I attended a retirement dinner Wednesday night for three teachers with whom I had worked for more than 30 years. A good sized crowd of the living celebrated their many achievements, and the dead, by name, and by the collective power of memory, appeared, and then left with me, and with many others as well I suspect. This is Joe.
At the end of the evening, I took the long way home, driving slowly over back roads, all the windows open, the smooth turns and low rhythmic feel of movement and cool air creating a dream-time as it so often has in the past. The headlights turned the road’s coils into stark green corridors, the illumination constant but the scenes shifting at 20 miles per hour. One part of the mind remains on alert – here a fawn, probably more deer in the undergrowth, insects aloft everywhere, blind curves automatically producing a slower speed, but with ghosts as silent passengers another part of my awareness looks into the past, seeing again the indelible mark left by those who are gone.
I do not like nostalgia – all that horses*** longing for a gilded age when the world was a better, more honorable place, and where all the memories are shot in a gauzy soft focus. The treachery of such a lie is that it can rob us of the present, which is all we possess and where tangible treasures might be discovered, and it does a disservice to the once vigorous dead, who, mummified in beatitudes, smile like simple-minded saints, their sharp humor and pain, their battles and deep joys all buried under a saccharine allure.
When I come to a flat away from homes and lights, I brake to a stop, place the car in park and turn off the ignition. The darkness is immediate. The engine noise and tire friction are replaced by the sound of wind in the trees around me, and then by all the noises of a summer night. Fireflies hover over a field. I stopped because I did not want the drive to end too quickly; this small offense makes the darkness more powerful, and the two specters who have been on my mind, Joe and Roger, suddenly more vivid.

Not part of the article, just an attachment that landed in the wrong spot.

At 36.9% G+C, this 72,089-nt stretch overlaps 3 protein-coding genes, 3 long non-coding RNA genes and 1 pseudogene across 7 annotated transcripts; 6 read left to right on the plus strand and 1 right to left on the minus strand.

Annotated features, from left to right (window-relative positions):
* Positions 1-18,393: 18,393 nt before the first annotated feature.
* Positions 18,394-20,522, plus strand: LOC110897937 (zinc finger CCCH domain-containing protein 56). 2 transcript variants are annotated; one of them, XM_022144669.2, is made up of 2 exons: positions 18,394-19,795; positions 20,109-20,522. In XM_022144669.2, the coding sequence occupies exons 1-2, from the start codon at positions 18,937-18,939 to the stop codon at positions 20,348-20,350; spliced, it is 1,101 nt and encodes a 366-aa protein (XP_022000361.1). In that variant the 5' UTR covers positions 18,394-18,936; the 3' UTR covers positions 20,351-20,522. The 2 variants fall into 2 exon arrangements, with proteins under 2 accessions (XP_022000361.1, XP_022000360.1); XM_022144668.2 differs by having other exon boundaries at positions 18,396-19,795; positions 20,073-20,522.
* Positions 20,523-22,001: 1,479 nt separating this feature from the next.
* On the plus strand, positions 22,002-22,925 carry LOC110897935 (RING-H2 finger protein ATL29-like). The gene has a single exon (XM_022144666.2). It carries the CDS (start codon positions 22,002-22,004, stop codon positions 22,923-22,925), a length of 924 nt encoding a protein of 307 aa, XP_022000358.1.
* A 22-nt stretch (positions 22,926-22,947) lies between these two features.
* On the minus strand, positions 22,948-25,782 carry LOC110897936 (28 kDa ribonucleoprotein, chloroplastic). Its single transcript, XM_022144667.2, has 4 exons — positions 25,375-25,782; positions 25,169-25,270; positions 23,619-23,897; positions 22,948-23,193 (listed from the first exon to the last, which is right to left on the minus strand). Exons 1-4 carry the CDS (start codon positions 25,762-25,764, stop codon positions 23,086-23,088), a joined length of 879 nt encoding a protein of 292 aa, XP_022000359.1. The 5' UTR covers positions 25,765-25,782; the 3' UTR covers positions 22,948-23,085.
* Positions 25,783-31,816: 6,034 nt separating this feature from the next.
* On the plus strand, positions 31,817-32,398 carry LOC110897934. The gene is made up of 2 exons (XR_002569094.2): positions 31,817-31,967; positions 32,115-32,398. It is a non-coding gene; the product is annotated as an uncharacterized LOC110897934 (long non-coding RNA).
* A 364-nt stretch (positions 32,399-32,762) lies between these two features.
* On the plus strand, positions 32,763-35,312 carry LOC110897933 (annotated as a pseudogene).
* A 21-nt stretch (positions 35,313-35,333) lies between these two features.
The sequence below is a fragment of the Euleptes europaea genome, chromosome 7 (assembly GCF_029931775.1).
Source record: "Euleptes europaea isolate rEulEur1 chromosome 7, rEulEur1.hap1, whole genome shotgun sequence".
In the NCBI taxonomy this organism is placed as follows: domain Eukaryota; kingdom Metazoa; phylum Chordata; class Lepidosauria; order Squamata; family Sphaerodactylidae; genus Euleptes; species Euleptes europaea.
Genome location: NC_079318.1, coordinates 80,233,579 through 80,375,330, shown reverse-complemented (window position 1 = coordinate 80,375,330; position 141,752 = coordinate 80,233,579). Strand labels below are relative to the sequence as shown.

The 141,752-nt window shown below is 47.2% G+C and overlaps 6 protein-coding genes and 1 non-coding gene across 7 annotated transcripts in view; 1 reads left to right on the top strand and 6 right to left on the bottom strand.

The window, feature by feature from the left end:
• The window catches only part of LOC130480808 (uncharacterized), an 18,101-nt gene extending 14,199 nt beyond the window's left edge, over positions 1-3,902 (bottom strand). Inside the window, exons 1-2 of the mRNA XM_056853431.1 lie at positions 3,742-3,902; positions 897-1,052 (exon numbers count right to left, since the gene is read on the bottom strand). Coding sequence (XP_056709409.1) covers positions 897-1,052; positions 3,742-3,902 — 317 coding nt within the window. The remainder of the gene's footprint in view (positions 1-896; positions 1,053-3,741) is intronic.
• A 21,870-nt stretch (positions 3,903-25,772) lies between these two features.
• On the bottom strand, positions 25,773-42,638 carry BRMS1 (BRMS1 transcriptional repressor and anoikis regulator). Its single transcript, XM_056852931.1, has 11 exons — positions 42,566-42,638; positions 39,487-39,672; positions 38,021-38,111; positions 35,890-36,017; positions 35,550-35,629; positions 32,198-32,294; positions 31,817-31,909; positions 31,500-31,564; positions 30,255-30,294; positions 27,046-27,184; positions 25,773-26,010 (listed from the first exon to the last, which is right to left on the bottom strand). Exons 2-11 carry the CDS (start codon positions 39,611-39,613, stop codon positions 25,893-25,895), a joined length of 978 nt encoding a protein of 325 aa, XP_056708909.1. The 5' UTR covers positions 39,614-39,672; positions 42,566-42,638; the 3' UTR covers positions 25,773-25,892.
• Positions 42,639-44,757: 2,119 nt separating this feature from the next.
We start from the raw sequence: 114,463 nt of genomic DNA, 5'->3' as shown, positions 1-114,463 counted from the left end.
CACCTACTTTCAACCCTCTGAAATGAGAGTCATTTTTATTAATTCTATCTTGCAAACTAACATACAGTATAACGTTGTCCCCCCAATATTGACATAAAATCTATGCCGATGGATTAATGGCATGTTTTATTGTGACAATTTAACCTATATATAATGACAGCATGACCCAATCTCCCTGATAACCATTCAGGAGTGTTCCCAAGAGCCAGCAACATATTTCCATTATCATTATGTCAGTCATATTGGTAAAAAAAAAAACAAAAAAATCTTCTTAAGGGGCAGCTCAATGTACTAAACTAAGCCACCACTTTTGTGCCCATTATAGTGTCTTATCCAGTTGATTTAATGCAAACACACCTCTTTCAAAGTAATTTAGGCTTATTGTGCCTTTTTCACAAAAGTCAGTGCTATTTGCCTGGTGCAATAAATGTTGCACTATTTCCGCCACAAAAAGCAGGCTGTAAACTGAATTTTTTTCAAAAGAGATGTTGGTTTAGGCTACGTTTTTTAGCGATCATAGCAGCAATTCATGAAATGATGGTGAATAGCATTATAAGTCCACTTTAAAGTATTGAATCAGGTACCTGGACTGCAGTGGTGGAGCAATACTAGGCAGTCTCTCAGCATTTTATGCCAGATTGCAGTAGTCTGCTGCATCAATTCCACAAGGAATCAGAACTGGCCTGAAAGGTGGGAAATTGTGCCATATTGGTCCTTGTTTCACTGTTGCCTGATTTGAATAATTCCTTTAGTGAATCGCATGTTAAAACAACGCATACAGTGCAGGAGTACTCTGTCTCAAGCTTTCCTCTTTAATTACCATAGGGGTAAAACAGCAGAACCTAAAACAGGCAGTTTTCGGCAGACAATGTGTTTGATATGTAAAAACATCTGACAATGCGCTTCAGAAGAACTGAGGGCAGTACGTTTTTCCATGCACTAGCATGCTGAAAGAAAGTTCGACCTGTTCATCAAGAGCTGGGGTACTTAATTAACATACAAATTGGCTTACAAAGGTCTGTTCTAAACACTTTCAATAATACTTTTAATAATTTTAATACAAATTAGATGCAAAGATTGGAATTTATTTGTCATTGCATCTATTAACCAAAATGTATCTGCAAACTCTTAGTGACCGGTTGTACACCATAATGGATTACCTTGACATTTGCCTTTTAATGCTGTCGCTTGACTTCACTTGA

Joe bore a curse. Those who knew him well knew the nature of that curse. He never escaped it. But he also possessed the gift of the most intense authenticity I may have known in another. There was nothing false in him. Although strangely shy, he was unafraid of other men. He was the best coach I have ever seen and a teacher who valued hard work and despised BS. If he liked you, he filled you with life, and the nature of that life lay in his ability to strike you into helpless, rolling laughter.
Now I can remember Roger’s headaches, and how they could be so strong as to be disabling. I walked in on him once in an empty faculty room where he was stretched out on the couch, a damp paper towel on his forehead, his lips pursed in pain. He tried to sit up quickly, and he tried to cover the moment with a weak joke. He never missed school, his classroom being the arena where he first made every child at home, and then he inspired them to be better people.
It should mean something to the oblivious world that a person possesses the talent to love all those anonymous children as they enter a classroom, September after September. By love I mean the promise on the part of a teacher to tell kids the truth, to see them as individuals, to treat them fairly, to offer them the example of his or her own enthusiasm, to attempt to inspire them, to have them know much more in June than they brought with them to begin. Roger and Joe loved kids. Both would have been embarrassed by this compliment. Both would have tried to cover their embarrassment with a joke; Joe’s would have been racy. We would ignore their deflections. We who knew them remember their integrity. Our love persists. No, I don’t want to go back, but I do miss them. They left too early. They had more to give. They deserved more of the present.
At one point during the speeches I felt such affection well up in me. God, but I love teachers. Besides the military and cops, what other authority figure in this era of political correctness and of a timid acceptance of every kind of cultural irrationality says “No” many times to kids and parents and means it? Who else can make that “No” an affectionate invitation to keep trying? They may not be able to do much about it, but who else besides teachers can see so clearly when their emperors drop their clothes? Who else will give second, third, fourth, chances in the multiples of five to another because by occupation they operate with a belief that human beings are capable of deep change? Who else besides priests and ministers forgives sin so readily? What other crowd gathered together can produce so much laughter?
La vie est pour la vie. Life is for the living. I turn the ignition and the lights jump on; the ghosts withdraw to their honored place, and the young move up as they should. It feels good to drive on, but now I want some music — Paul Simon singing about Graceland. He said recently that music is like a prayer. That sounds right. May we all tumble into Graceland.